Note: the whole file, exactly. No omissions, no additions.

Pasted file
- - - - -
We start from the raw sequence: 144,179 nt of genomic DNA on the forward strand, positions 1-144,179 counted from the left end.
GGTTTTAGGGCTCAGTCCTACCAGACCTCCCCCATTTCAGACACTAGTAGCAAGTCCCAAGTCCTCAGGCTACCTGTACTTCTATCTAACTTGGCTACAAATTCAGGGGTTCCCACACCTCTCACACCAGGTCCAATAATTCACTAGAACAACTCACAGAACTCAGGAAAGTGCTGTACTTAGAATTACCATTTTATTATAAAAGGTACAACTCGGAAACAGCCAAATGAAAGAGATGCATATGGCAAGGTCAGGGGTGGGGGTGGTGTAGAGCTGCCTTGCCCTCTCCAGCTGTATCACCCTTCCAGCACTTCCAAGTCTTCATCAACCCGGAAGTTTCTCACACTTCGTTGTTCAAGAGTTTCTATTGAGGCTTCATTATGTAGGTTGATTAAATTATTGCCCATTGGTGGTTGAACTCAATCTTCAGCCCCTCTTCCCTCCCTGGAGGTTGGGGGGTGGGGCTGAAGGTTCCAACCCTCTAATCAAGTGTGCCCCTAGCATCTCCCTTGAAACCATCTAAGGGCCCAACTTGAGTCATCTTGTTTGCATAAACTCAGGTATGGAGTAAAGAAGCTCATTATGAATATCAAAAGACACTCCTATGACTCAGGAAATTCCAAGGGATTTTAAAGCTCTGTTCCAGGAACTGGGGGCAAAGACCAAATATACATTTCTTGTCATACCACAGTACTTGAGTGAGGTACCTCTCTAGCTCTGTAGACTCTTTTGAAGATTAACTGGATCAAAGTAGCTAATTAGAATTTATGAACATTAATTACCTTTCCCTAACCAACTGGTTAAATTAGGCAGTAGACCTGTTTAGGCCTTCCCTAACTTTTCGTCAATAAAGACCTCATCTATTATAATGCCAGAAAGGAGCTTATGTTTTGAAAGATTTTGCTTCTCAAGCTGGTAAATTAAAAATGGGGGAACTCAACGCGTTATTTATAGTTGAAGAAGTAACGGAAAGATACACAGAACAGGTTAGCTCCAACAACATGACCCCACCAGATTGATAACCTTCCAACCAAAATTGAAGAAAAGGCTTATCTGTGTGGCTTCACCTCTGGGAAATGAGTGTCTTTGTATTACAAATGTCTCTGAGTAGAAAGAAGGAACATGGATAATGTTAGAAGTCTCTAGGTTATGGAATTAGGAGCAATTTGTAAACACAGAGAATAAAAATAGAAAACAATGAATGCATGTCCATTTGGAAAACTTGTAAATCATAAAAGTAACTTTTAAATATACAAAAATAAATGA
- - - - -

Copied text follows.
We start from the raw sequence: 144,179 nt of genomic DNA on the forward strand, positions 1-144,179 counted from the left end.
GGTTTTAGGGCTCAGTCCTACCAGACCTCCCCCATTTCAGACACTAGTAGCAAGTCCCAAGTCCTCAGGCTACCTGTACTTCTATCTAACTTGGCTACAAATTCAGGGGTTCCCACACCTCTCACACCAGGTCCAATAATTCACTAGAACAACTCACAGAACTCAGGAAAGTGCTGTACTTAGAATTACCATTTTATTATAAAAGGTACAACTCGGAAACAGCCAAATGAAAGAGATGCATATGGCAAGGTCAGGGGTGGGGGTGGTGTAGAGCTGCCTTGCCCTCTCCAGCTGTATCACCCTTCCAGCACTTCCAAGTCTTCATCAACCCGGAAGTTTCTCACACTTCGTTGTTCAAGAGTTTCTATTGAGGCTTCATTATGTAGGTTGATTAAATTATTGCCCATTGGTGGTTGAACTCAATCTTCAGCCCCTCTTCCCTCCCTGGAGGTTGGGGGGTGGGGCTGAAGGTTCCAACCCTCTAATCAAGTGTGCCCCTAGCATCTCCCTTGAAACCATCTAAGGGCCCAACTTGAGTCATCTTGTTTGCATAAACTCAGGTATGGAGTAAAGAAGCTCATTATGAATATCAAAAGACACTCCTATGACTCAGGAAATTCCAAGGGATTTTAAAGCTCTGTTCCAGGAACTGGGGGCAAAGACCAAATATACATTTCTTGTCATACCACAGTACTTGAGTGAGGTACCTCTCTAGCTCTGTAGACTCTTTTGAAGATTAACTGGATCAAAGTAGCTAATTAGAATTTATGAACATTAATTACCTTTCCCTAACCAACTGGTTAAATTAGGCAGTAGACCTGTTTAGGCCTTCCCTAACTTTTCGTCAATAAAGACCTCATCTATTATAATGCCAGAAAGGAGCTTATGTTTTGAAAGATTTTGCTTCTCAAGCTGGTAAATTAAAAATGGGGGAACTCAACGCGTTATTTATAGTTGAAGAAGTAACGGAAAGATACACAGAACAGGTTAGCTCCAACAACATGACCCCACCAGATTGATAACCTTCCAACCAAAATTGAAGAAAAGGCTTATCTGTGTGGCTTCACCTCTGGGAAATGAGTGTCTTTGTATTACAAATGTCTCTGAGTAGAAAGAAGGAACATGGATAATGTTAGAAGTCTCTAGGTTATGGAATTAGGAGCAATTTGTAAACACAGAGAATAAAAATAGAAAACAATGAATGCATGTCCATTTGGAAAACTTGTAAATCATAAAAGTAACTTTTAAATATACAAAAATAAATGA